THE RELATION OF INSTRUMENTAL and SYMBOLIC ATTRIBUTES TO A COMPANY'S ATTRACTIVENESS AS AN EMPLOYER

Authors


  • The authors thank Bill Balzer, Greet Van Hoye, and three anonymous reviewers for their valuable comments on a previous version of this paper. We also thank Luc Goovaerts, Katrien Lesage, Wim Van Rompay, and Kitty Holsters for their help in collecting the data. Portions of this paper were presented at the 17th Annual Conference of the Society for Industrial and Organizational Psychology (2002), Toronto, Canada

and requests for reprints should be addressed to Filip Lievens, Department of Personnel Management and Work and Organizational Psychology, Ghent University, Henri Dunantlaan 2,9000 Ghent, Belgium; filip.lievens@rug.ac.be.

Abstract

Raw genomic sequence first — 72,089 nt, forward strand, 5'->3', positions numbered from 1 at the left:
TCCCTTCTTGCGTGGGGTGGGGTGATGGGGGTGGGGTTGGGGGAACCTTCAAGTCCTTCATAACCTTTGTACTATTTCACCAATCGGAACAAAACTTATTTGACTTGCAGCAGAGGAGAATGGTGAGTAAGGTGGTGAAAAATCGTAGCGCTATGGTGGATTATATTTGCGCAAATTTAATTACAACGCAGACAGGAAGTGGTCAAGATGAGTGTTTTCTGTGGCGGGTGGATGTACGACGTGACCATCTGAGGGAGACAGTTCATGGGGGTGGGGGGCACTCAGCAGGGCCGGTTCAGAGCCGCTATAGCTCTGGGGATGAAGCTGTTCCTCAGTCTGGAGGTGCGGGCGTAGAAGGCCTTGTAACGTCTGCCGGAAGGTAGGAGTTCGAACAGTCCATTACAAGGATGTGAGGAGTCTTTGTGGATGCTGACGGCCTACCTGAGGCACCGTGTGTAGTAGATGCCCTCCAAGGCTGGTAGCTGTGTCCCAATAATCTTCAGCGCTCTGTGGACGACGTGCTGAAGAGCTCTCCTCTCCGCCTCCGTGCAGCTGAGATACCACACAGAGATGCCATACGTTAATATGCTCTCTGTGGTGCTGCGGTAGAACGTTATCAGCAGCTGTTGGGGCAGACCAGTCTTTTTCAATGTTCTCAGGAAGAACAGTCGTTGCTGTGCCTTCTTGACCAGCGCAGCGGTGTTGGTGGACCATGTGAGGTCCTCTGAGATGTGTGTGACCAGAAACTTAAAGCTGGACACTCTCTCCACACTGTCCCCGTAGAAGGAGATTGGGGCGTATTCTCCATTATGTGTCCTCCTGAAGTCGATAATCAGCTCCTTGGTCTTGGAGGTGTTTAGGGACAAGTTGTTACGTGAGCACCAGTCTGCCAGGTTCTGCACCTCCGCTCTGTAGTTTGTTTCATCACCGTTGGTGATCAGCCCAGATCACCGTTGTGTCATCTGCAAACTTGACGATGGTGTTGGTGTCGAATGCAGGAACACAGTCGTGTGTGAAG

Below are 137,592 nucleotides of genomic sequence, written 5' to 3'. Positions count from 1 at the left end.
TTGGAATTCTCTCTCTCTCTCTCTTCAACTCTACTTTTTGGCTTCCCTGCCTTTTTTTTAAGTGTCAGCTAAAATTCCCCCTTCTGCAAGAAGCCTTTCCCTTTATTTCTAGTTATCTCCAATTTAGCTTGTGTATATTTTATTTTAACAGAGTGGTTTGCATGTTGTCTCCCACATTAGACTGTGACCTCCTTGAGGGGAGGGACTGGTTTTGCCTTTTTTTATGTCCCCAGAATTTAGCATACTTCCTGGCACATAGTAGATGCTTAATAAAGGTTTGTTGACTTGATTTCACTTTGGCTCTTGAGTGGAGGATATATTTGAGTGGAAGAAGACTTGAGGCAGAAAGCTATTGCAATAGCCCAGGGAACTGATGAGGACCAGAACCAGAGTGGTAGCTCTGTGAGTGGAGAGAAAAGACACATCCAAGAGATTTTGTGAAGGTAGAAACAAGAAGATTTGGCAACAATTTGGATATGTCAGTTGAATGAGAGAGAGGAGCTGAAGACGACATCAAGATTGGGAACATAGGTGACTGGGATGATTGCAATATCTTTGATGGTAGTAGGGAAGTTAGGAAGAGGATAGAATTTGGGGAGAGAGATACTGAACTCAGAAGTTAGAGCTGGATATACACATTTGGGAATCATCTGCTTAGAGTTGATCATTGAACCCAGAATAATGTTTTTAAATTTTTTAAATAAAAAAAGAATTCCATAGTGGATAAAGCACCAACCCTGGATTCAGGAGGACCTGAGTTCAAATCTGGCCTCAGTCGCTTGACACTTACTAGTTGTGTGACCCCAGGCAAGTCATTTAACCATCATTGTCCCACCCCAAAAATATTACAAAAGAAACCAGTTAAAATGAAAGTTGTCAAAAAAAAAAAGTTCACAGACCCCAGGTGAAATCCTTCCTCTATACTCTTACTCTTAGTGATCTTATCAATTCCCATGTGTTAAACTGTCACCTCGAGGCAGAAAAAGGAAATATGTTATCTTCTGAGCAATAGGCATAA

This study adds a new marketing-based angle to the study of the attractiveness of organizations in the early stages of the recruitment process. Drawing on the instrumental-symbolic framework from the marketing literature, we expected that the meanings (in terms of inferred traits) that prospective applicants associate with employing organizations would play an important role in applicants' attractiveness to these organizations. Two groups of prospective applicants (275 final-year students and 124 bank employees) were drawn from the applicant population targeted by the bank industry. These applicants were asked to rate a randomly assigned bank in terms of job/organizational factors and to ascribe traits to this bank. In both samples, trait inferences about organizations accounted for incremental variance over job and organizational attributes in predicting an organization's perceived attractiveness as an employer. Moreover, it was easier to differentiate among organizations on the basis of trait inferences versus traditional job and organizational attributes. Practical implications for image audit and image management are discussed.

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